It does not matter how good a book is, or how good your writing is if no one knows about it. What steps have you taken or do you plan to take to promote your book? Are you a speaker or trainer? Do you have a blog? A website? A newsletter? Do you use Facebook, Twitter or other social media tools? What about press releases and sending out review copies and free articles? Have you had any other ideas? Which methods do you think work best and can you give me any examples?
How did you publish your book? What was your route to publication?
Self-published through a publishing agent – Summertime Publishing
Self-belief can be a big problem for writers. How did you manage to stay confident in your ability and remember that you were good enough to write your book? How did you cope with the days when you thought you could not do it and that it was rubbish?
This is very personal, but I am happy to share it. I felt I was called by God to write this book. Every time I would begin to be full of self-doubt, a little sign of encouragement (and sometimes a big sign) like an email from someone or a conversation with someone who ‘got it’ would appear. I walk my dog in the woods everyday and in those quiet moments so many thoughts, ideas and inspirations would come to me. I knew, without a doubt, that I was meant to write this book. So many insights were revealed to me and I knew they had to be shared with a broader audience than what I could achieve through my seminars alone.
It’s easy to procrastinate, to blame writers’ block and to put off finishing your project. How did you keep yourself motivated? And how long did it take you to write it? What was your routine?
I gave myself a deadline and I worked feverishly to meet it or even beat it. I wanted these students to have this book in their hand for graduation. I put most of my life on the back burner, even giving up some of my regularly routines and activities. I knew it would only be for a few months, so it wouldn’t be too bad. Some days I had too much to do with priorities for the house or family and I gave up writing for that day. But then I would make sure I had huge blocks of time to just write.
What was your biggest challenge regarding the writing of your book? How have you overcome that?
I was often confused as to the process, but I just kept asking questions.
I believe that getting feedback is really important to help you recognise when your writing is really good and to find ways of making it even better. How did you get feedback on your work?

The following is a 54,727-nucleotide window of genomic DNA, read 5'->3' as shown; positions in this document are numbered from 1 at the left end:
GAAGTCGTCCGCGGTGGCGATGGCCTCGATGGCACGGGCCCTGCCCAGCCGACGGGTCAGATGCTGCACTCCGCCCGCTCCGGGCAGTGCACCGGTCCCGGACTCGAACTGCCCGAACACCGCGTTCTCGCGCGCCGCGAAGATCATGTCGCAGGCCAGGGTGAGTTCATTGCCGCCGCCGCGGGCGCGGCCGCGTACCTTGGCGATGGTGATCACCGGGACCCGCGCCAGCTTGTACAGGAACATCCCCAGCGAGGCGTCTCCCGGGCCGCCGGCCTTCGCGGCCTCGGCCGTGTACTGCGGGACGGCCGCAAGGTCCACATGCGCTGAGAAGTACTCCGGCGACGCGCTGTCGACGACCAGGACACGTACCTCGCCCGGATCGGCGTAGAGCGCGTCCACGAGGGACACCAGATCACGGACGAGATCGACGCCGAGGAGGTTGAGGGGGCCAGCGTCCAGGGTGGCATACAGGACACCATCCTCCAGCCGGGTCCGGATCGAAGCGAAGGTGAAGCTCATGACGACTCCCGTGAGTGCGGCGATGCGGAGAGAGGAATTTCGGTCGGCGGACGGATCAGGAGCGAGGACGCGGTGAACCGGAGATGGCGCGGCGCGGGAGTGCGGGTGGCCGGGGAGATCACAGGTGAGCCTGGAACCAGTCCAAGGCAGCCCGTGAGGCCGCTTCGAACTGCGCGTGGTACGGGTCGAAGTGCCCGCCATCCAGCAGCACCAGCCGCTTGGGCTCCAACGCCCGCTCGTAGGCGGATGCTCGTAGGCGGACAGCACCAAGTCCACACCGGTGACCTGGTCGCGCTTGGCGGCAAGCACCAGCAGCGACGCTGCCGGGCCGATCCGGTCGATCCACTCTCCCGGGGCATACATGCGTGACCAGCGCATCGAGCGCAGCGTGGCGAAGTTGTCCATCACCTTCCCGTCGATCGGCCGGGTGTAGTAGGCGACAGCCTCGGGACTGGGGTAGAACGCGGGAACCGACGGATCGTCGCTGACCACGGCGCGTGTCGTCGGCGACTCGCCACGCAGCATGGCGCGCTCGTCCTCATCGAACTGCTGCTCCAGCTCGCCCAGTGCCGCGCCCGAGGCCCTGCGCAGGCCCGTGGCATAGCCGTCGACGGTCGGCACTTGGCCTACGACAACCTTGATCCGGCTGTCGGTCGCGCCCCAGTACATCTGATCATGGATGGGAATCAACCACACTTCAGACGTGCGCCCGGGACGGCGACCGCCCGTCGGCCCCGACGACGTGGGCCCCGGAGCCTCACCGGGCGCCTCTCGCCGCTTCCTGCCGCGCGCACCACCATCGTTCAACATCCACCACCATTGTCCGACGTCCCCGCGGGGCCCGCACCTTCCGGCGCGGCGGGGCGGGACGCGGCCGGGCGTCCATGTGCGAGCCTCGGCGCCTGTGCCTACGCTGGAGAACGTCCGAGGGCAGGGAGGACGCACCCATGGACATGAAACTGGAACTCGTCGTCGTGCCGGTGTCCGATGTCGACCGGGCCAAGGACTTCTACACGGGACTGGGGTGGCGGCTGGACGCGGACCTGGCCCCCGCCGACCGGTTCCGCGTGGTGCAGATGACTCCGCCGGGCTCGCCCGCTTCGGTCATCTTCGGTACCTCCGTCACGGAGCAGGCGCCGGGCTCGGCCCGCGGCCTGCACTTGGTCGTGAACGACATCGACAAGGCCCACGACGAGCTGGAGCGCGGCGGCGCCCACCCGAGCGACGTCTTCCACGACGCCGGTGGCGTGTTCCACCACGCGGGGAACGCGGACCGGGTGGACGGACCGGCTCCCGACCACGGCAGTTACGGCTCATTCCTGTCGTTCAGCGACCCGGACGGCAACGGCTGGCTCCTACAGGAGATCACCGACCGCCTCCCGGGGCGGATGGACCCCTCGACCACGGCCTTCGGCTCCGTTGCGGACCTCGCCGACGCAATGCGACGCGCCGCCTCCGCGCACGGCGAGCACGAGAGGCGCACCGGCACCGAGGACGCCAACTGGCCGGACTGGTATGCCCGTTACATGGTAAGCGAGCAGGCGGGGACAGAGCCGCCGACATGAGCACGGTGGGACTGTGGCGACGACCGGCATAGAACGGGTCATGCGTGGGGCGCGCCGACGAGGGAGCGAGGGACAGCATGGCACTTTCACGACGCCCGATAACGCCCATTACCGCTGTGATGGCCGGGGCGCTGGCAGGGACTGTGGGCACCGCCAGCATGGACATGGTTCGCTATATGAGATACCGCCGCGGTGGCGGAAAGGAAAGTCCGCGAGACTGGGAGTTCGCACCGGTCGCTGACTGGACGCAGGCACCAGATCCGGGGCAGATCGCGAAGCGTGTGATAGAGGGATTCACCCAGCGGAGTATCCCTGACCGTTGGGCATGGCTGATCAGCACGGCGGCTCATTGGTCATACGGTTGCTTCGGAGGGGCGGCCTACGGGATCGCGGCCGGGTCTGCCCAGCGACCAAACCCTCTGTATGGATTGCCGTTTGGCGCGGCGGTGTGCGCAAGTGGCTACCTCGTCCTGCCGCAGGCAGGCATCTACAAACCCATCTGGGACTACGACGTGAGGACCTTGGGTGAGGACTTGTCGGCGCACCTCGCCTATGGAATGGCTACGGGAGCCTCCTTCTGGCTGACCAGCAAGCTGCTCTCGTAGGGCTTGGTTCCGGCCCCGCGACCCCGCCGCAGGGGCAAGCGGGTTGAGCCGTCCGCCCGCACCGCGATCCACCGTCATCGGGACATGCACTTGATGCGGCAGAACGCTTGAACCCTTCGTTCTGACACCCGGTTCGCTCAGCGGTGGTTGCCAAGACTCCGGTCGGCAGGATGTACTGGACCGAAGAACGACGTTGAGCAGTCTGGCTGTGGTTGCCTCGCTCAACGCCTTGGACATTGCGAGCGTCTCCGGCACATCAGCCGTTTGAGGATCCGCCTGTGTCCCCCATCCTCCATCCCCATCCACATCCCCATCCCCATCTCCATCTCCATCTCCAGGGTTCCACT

I sent some chapters I was having trouble with to certain people who I knew would be truthful and give me some advice.
I gave a few chapters to folks to review and give me their opinion.
If you were to give advice to someone else who is thinking about writing a book based on their life experience what would be your number one tip?
If you do not have a publisher you may want to get your book project subsidized. There are many internet sites where you can fundraise for your projects such as KickStarter.com. Check it out.
In my monthly column at The Hague Online, where I am Writer in Residence, my topic this week was inspired by a workshop I ran on Tuesday at the International Women’s Connect group in Utrecht. We got to talking about all the reasons why so many people have not got round to writing yet, when they have plenty of ideas, lots of enthusiasm and even some talent. There are many reasons for procrastination and putting off doing something we love to do. However, I believe they are all excuses, and in my column I set about squashing them all – flat.
To find out how, read on here.
My good friend, marketing coach, Stephanie Ward of Firefly Coaching is always going on at me about the importance of having a niche. When, last year, I finally gave in and decided to focus on one area – helping expats to write books – I watched my turnover go up and up and up. It is now four times what it was this time last year and I put that all down to Stephanie.
When it comes to publishing, the same applies. If you read The Long Tail by Chris Anderson, he explains why writing for a targetable niche is vital if you want to create a book that is a steady seller rather than a flash in the pan.
In the great book, The Wealthy Author, by Debbie Jenkins and Joe Gregory, they explain how to write and publish just such a book. One of the things they suggest you do to check that your idea has a niche is to see how many magazines are out there devoted to that niche. Find more than three and you have a niche.